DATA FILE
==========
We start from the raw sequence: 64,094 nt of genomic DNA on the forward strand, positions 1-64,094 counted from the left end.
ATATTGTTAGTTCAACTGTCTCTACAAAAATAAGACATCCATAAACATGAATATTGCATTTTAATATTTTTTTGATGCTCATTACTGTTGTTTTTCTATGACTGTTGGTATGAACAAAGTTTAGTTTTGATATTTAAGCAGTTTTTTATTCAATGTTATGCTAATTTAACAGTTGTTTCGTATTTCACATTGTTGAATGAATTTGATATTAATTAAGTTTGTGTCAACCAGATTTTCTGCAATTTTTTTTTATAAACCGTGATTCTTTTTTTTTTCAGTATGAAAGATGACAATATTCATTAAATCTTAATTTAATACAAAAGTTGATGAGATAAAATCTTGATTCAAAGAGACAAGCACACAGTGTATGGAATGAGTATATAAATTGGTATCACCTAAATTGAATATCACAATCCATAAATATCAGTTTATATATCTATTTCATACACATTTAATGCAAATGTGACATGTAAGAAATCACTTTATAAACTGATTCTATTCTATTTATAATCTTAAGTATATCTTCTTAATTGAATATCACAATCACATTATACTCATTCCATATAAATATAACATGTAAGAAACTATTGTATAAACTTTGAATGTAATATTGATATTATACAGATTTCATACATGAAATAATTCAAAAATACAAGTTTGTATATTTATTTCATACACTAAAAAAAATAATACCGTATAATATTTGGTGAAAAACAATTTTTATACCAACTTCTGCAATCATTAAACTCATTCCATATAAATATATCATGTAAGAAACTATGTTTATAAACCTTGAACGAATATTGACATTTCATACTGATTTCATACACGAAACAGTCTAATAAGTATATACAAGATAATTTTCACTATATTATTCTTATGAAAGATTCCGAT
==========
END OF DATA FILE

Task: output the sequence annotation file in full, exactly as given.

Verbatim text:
We start from the raw sequence: 64,094 nt of genomic DNA on the forward strand, positions 1-64,094 counted from the left end.
ATATTGTTAGTTCAACTGTCTCTACAAAAATAAGACATCCATAAACATGAATATTGCATTTTAATATTTTTTTGATGCTCATTACTGTTGTTTTTCTATGACTGTTGGTATGAACAAAGTTTAGTTTTGATATTTAAGCAGTTTTTTATTCAATGTTATGCTAATTTAACAGTTGTTTCGTATTTCACATTGTTGAATGAATTTGATATTAATTAAGTTTGTGTCAACCAGATTTTCTGCAATTTTTTTTTATAAACCGTGATTCTTTTTTTTTTCAGTATGAAAGATGACAATATTCATTAAATCTTAATTTAATACAAAAGTTGATGAGATAAAATCTTGATTCAAAGAGACAAGCACACAGTGTATGGAATGAGTATATAAATTGGTATCACCTAAATTGAATATCACAATCCATAAATATCAGTTTATATATCTATTTCATACACATTTAATGCAAATGTGACATGTAAGAAATCACTTTATAAACTGATTCTATTCTATTTATAATCTTAAGTATATCTTCTTAATTGAATATCACAATCACATTATACTCATTCCATATAAATATAACATGTAAGAAACTATTGTATAAACTTTGAATGTAATATTGATATTATACAGATTTCATACATGAAATAATTCAAAAATACAAGTTTGTATATTTATTTCATACACTAAAAAAAATAATACCGTATAATATTTGGTGAAAAACAATTTTTATACCAACTTCTGCAATCATTAAACTCATTCCATATAAATATATCATGTAAGAAACTATGTTTATAAACCTTGAACGAATATTGACATTTCATACTGATTTCATACACGAAACAGTCTAATAAGTATATACAAGATAATTTTCACTATATTATTCTTATGAAAGATTCCGAT